Check out a free preview of the full Figma for Developers, v2 course

The "Introduction" Lesson is part of the full, Figma for Developers, v2 course featured in this preview video. Here's what you'd learn in this lesson:

Steve Kinney introduces the course by sharing his personal experience of using Figma as a front-end engineer and how it has helped facilitate collaboration between design and engineering teams. He mentions various features and concepts in Figma, such as design tokens, components, and prototyping, that can benefit both designers and developers. The majority of this course will be covered in the free tier of Figma, with some advanced features requiring a paid account.


Transcript from the "Introduction" Lesson

>> Hi, my name is Steve and I am the head of Front Engineering at Temporal. But we're gonna talk about design today. Well, we're gonna talk about the connection between design and engineering. The origin story of me getting started with Figma was more of a startup tale, which is as the first front end engineer at the startup I work at now that has a full design team and a whole front end engineering team.

I kind of inherited some person of the company is like ideas in Figma about what the UI should look like. Right, and then having to iterate on that, I had to learn a lot about how Figma works. And what I figured out was one, actually it's pretty cool and it's an awesome tool and you should learn how to use it.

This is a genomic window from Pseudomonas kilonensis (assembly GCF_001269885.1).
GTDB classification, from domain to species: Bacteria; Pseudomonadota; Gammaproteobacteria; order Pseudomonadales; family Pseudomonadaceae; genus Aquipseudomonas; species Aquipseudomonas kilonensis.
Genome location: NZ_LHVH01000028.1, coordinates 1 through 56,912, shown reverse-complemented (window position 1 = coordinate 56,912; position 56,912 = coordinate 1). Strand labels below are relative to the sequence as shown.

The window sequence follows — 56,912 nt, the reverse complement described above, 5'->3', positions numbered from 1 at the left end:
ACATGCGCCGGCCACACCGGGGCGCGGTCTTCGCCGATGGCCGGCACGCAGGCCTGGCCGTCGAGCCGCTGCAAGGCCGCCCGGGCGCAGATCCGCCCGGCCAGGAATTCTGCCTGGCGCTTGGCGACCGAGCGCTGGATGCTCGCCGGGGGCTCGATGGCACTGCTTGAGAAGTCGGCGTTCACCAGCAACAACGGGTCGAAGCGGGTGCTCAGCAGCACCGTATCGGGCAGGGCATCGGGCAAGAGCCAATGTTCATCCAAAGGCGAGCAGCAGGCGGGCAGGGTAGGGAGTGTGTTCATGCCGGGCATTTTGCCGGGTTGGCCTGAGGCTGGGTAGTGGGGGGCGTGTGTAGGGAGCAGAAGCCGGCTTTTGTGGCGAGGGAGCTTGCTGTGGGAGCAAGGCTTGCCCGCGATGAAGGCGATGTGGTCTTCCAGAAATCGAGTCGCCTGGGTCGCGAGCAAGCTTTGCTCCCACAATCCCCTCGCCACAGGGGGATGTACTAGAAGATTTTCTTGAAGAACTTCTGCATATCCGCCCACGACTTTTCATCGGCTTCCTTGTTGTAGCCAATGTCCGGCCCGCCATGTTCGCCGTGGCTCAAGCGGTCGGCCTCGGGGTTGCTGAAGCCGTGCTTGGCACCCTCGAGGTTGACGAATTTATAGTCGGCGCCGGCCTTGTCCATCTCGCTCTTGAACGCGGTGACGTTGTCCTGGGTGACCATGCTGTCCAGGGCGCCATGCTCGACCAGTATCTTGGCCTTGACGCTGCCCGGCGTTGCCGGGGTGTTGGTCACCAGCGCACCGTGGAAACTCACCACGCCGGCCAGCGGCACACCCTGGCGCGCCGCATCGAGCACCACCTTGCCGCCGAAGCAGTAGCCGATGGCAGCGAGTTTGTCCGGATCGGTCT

But then two, as now we have a full design team with a head of design and three product designers and all those things, I've got an engineering team of six people. But what's super fascinating is that over time we begin to learn that knowing how the design tools work and also what that means for code.

Allows for more collaboration between the design teams and the engineering teams, right? There are ways that the engineering teams can now, or my engineering team can help inform design team like, if we structure stuff like this, it actually makes our job of implementing it way easier. The other interesting thing is as we'll see in this course is that there are a bunch of techniques in figma to, let's say we have a whole color system or a spacing and kind of those design tokens as you hear in a lot of design systems speak, right?